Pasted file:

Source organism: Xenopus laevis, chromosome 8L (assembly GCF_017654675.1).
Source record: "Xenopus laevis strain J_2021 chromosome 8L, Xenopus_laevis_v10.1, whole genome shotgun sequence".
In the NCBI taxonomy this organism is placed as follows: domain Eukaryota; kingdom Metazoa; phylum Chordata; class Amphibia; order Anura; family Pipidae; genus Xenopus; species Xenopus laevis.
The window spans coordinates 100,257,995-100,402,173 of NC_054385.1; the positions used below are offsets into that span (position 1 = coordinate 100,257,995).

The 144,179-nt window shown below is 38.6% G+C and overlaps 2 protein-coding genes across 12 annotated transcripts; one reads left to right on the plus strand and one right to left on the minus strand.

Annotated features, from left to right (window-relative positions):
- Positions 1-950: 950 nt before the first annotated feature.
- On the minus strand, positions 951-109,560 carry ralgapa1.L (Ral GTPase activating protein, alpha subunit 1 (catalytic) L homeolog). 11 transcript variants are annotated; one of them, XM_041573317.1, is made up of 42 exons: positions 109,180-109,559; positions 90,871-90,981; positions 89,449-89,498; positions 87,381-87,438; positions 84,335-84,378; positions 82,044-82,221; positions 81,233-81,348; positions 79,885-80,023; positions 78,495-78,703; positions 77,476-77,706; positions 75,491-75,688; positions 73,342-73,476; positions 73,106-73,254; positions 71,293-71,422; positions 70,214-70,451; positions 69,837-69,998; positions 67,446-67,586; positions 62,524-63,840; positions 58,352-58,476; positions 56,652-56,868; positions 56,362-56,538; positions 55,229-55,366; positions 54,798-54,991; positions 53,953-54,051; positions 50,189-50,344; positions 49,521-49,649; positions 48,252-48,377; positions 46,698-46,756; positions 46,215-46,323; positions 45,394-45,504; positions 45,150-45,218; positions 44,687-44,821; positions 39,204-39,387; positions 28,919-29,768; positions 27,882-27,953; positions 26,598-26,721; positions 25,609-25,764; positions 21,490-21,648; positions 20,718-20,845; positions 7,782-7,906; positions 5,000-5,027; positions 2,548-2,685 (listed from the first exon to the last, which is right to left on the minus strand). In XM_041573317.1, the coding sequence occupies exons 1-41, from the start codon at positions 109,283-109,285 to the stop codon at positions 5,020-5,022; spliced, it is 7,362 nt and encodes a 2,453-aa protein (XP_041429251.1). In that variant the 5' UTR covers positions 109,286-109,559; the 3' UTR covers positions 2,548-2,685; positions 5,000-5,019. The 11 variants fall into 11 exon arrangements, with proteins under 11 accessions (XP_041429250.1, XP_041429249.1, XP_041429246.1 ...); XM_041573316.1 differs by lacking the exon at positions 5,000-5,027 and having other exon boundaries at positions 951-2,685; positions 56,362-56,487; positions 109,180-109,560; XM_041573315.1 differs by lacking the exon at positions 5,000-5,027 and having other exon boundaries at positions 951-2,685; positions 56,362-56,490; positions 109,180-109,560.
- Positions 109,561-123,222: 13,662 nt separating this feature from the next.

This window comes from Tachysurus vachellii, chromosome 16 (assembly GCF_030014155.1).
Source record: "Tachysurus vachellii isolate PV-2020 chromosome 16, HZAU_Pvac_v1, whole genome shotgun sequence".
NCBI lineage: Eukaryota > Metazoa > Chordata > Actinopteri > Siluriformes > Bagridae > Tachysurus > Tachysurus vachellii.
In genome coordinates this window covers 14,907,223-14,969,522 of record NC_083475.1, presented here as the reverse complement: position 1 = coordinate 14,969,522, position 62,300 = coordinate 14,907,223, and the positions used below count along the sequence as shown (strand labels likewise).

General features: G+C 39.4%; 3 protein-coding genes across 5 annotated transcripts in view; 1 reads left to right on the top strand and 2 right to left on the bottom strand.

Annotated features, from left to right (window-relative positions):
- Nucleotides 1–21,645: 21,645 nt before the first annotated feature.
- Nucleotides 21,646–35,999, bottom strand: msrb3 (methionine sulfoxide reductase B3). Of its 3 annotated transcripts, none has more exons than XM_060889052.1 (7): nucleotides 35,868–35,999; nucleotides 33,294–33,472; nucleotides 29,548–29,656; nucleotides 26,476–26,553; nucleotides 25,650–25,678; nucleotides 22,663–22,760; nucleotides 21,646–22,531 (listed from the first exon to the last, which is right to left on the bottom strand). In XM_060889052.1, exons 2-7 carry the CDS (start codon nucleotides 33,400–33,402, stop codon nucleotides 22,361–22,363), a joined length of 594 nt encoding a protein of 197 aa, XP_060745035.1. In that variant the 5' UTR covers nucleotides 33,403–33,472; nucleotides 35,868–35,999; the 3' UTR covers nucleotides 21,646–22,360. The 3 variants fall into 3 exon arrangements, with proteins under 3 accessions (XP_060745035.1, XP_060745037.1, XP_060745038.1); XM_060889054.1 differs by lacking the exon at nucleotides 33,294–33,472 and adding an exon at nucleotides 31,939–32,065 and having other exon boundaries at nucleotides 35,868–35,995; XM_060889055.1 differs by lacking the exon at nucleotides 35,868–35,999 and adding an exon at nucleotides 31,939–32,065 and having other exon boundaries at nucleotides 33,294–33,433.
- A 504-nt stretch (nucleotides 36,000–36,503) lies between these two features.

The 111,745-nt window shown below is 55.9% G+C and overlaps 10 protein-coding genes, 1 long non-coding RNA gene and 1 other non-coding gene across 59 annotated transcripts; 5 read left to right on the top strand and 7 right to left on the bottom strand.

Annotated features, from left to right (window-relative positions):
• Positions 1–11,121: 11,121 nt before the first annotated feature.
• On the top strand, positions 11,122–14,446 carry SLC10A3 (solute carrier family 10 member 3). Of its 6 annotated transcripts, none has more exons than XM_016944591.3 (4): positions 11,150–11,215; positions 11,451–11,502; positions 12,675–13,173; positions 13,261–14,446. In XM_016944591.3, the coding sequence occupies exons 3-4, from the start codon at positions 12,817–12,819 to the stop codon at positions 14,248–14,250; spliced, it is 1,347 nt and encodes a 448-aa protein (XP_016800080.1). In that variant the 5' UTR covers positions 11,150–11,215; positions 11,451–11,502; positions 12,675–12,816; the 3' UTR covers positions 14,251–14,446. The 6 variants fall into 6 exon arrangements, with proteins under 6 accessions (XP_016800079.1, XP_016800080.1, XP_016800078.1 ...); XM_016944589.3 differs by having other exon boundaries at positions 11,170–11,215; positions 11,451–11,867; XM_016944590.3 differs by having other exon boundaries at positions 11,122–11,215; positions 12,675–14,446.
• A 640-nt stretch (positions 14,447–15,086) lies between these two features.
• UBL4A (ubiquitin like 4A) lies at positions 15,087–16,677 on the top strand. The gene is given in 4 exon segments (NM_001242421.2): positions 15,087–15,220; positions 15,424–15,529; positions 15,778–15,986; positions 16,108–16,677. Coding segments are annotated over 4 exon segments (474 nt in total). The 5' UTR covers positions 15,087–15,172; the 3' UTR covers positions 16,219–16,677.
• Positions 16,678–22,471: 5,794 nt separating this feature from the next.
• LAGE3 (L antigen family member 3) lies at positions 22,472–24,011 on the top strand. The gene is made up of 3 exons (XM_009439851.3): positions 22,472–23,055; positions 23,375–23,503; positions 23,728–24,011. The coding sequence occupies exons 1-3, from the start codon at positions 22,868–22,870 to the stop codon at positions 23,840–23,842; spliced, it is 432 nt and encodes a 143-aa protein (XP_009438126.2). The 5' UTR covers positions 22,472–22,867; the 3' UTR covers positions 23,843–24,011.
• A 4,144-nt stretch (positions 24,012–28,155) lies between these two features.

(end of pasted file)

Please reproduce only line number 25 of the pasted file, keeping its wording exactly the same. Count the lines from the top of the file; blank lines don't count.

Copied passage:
• Positions 16,678–22,471: 5,794 nt separating this feature from the next.